Amongst the many gifts I was kindly given this Christmas, one is particularly cherished:
An old pendulum wall clock.
It puts me in mind of the clocks I saw as a boy, in the offices of railway ticket clerks and bank tellers.
A good friend remembered my commenting on such a clock in an old-fashioned Fort Cochin restaurant, as we sat eating Sunday breakfast. He secretly searched Cochin for something similar – but none were to be found. Months later, he came across one for sale in Palakkad and quietly bought it as a surprise for me on Christmas Day .
The clock-face reveals it to be an old “Seth Thomas” timepiece, made in the USA.
Quite how this clock, manufactured in America during the 1930’s or 1940’s, arrived in rural Kerala will probably always be a mystery.
The Seth Thomas company was a well-known clock maker. Their most famous clock is probably this one:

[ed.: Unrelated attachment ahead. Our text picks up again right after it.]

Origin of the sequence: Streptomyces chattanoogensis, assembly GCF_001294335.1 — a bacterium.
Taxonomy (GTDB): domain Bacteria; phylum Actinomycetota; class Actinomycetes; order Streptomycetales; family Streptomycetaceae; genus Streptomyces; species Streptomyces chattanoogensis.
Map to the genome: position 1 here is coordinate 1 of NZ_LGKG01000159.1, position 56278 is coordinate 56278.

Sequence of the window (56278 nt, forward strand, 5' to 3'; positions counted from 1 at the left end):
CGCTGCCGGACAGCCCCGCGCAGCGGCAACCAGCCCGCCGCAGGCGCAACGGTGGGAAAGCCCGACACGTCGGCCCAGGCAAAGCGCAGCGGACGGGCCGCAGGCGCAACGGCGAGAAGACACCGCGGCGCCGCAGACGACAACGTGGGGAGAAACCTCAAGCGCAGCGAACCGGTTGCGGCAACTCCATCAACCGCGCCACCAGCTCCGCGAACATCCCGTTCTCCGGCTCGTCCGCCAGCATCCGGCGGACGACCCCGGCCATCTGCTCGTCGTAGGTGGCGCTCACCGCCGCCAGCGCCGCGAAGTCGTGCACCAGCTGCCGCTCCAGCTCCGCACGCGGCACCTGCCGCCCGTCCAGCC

In Grand Central Terminus, New York.
The dimensions of my newly acquired Seth Thomas are more modest.
I realise it is not a priceless antique. But it has simple elegance and character, plus an intriguing provenance.
Serendipitously, Seth and Thomas are names that span four generations in my family. One was my father’s name and is held by my house today.
Add the fact that a dear friend spent so much time and effort to find this clock for me, and it gains value beyond rupees.
Now, when I sit reading and musing, my treasured clock will gently chime the hours past.
“..I may look back on every sorrow past,
And meet life’s peaceful evening with a smile:
As some lone bird, at day’s departing hour,
Sings in the sun beam, of the transient shower..”
William Leslie Bowles